Scarcely a holiday brochure these days hasn’t got pictures of happy family holidays with parents and children frolicking around together on a beach, in the water or cycling down some nice leafy countryside path. But is it all what it seems? What about the effort hard working parents put into that summer scene?
This week a report suggests that half of parents dream of going on child-free holidays. That many? Yes, I understand the feeling but I never imagined that year in year out I would be out-voted three to one every time holidays were mentioned. No luxury hotel for me. It was a life on the ocean wave or nothing.
I realised the problems when our first-born came along and I wondered how on earth I could transport the contents of his nursery down a ladder and into a 30 foot boat (there were no marinas near me in those days), not to mention the precious bundle himself. I solved the problem at a stroke – I refused point blank to go on a boating holiday that year.
The following summer the vessel was laid up as it underwent extensive improvements so the problem didn’t arise.
My son was two and a bit when he got his first holiday on the vessel and my abiding shame is the photograph in the family album showing him with a large cut on his face.
This didn’t happen on board but as he sprinted along a rocky beach and went headlong on to his face. My instinct then was to go somewhere sensible like Spain where all the beaches in the brochures were clad in sand for miles. Not a boulder in sight.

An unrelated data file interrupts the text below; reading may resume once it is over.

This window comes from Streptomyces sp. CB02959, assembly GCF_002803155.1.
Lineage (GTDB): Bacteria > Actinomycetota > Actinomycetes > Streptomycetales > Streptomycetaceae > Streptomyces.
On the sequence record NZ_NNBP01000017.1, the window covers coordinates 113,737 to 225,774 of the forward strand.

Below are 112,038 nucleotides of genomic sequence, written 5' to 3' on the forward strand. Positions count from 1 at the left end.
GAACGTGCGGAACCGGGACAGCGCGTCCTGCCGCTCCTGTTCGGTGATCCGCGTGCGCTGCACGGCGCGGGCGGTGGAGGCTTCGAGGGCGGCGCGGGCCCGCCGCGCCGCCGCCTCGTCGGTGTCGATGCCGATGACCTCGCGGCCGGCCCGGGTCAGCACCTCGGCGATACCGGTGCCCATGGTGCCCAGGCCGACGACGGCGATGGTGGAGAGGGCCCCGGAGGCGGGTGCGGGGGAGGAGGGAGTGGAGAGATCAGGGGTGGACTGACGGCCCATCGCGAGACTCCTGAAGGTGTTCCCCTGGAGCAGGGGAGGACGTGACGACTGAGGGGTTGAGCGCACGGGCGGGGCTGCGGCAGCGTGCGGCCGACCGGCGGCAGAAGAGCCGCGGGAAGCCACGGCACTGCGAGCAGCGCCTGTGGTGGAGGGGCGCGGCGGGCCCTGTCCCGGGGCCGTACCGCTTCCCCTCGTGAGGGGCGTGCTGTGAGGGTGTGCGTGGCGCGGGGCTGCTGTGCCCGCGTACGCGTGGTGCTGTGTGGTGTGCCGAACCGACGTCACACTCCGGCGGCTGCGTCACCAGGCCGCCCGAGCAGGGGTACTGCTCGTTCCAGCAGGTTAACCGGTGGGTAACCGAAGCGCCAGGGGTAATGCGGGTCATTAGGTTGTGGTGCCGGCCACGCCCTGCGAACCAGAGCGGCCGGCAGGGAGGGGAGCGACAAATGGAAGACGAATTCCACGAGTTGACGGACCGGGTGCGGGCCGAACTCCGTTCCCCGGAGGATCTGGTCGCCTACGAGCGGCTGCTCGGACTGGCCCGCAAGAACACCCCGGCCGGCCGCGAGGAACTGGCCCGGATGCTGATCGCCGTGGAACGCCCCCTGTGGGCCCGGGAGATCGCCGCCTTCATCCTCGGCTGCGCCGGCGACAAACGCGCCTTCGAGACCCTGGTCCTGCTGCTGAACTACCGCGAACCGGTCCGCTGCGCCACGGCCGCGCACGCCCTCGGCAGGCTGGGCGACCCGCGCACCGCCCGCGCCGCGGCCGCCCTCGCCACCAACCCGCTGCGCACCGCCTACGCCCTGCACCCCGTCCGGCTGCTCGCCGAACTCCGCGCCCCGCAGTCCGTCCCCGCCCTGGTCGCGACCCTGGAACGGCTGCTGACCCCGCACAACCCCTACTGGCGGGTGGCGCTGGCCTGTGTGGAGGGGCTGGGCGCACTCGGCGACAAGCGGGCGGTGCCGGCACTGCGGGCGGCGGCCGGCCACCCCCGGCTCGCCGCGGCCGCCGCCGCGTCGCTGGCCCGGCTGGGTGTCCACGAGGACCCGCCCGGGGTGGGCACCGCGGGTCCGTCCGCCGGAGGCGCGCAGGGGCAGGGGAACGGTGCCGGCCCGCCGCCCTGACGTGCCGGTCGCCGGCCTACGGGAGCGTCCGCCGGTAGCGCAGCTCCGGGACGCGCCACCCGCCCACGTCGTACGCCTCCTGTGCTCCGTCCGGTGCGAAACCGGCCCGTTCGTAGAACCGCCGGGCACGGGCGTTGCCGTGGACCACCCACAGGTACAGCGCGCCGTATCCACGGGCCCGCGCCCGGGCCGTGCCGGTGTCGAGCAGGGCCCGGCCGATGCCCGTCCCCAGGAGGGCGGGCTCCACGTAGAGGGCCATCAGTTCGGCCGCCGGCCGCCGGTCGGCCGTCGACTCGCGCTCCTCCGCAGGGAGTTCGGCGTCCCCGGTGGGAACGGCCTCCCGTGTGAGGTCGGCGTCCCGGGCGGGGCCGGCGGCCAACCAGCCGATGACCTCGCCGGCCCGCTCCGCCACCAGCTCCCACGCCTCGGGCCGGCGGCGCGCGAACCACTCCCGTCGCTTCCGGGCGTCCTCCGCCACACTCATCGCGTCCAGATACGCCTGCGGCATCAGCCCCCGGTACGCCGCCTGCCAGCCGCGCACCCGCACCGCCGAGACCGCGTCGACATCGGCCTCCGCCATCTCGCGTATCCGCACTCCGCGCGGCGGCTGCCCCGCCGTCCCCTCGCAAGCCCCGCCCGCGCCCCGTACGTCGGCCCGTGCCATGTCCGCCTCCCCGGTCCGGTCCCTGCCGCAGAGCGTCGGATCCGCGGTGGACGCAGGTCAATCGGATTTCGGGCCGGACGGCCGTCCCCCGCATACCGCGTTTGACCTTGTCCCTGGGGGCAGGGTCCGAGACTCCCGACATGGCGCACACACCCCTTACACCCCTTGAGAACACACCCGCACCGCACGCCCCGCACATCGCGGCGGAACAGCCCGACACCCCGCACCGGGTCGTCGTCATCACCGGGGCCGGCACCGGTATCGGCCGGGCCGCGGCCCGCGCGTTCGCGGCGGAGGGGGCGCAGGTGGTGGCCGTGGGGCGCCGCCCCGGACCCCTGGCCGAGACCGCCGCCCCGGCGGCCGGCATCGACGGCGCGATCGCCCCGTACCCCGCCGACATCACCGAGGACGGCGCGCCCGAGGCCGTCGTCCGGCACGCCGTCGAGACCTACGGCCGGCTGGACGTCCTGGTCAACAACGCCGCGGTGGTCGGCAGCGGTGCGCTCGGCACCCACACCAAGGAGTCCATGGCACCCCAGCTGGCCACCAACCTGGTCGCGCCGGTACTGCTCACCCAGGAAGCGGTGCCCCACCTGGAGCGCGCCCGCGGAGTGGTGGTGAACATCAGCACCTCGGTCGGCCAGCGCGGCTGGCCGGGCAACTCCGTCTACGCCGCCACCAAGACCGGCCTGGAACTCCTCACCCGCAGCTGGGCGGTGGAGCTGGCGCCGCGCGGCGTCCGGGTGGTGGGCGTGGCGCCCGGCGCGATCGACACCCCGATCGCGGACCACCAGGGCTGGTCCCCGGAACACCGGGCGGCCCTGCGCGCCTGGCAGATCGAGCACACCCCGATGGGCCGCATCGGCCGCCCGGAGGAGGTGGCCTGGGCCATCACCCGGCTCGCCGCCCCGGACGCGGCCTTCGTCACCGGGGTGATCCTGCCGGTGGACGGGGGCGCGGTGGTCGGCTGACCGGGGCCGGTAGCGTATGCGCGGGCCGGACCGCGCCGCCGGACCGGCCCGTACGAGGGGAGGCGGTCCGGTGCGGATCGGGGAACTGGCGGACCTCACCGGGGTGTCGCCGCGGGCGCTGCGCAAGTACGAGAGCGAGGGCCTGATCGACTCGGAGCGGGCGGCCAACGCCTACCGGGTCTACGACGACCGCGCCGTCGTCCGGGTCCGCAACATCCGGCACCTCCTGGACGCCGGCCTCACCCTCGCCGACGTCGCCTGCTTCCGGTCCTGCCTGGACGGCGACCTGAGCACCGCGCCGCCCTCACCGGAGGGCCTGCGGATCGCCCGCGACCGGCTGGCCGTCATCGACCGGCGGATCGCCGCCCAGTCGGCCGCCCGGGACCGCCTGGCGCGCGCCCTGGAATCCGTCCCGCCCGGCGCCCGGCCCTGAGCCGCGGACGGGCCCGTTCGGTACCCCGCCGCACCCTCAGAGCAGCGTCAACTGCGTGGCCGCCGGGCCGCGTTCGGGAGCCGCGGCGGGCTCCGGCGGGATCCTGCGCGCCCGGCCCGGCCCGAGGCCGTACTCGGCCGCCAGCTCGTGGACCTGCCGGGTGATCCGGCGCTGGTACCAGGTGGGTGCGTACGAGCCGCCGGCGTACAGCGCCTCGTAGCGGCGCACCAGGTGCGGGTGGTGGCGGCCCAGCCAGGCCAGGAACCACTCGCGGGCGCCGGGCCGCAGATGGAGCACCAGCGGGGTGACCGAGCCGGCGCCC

I didn’t reckon on the son himself who, the next year, wanted nothing but the boat. I soon realised he had inherited his father’s passion for boats, a passion he in turn had inherited from his ancestors who over the generations had mastered trading ships out of Padstow Harbour in Cornwall. I knew that any dreams of us all in sunny Spain were just that, dreams.
When the second child came along his passion for the sea and boats was clear from he was four months old.
When he wasn’t asleep he demanded to be propped up in his pram, in the cockpit so that he could see out. My nightmare moment with him came in later years when, on one holiday, I couldn’t find him on the larger boat we had bought to accommodate two growing sons.
Fearing he had fallen overboard and verging on a heart attack I charged through the boat like a lion shouting his name, trying to reassure myself he hadn’t inadvertently fallen into the water, particularly as his life jacket was sitting in the cockpit.
He was nowhere to be seen but one last frantic search in his bunk found him reading his favourite Hardy Boys book. He was so engrossed in it he hadn’t heard me callng and wondered what all the fuss was about.
I swore that year they could stay with their grandparents the following summer while I went to the Alps. But I faced the wrath of the three men in my life and that was that. The boat and they won.
When they were old enough they spent their summers at the sailing school in Killyleagh.
Without them on board it was bliss, but it was also lonely.
Forty-seven per cent of the 1,000 parents with children aged 12 and under who took part in the survey said they would happily leave their offspring with a grandparent or child carer to enable them to go on a summer break by themselves.
These days I’m not so fussed about travelling anywhere. Airports, queues, bolshie airport staff, and cramped, noisy, smelly planes put me right off.
Our main holiday is still on the high seas, just the two of us, reminiscing about those `lovely times’ we had when the children were on-board too.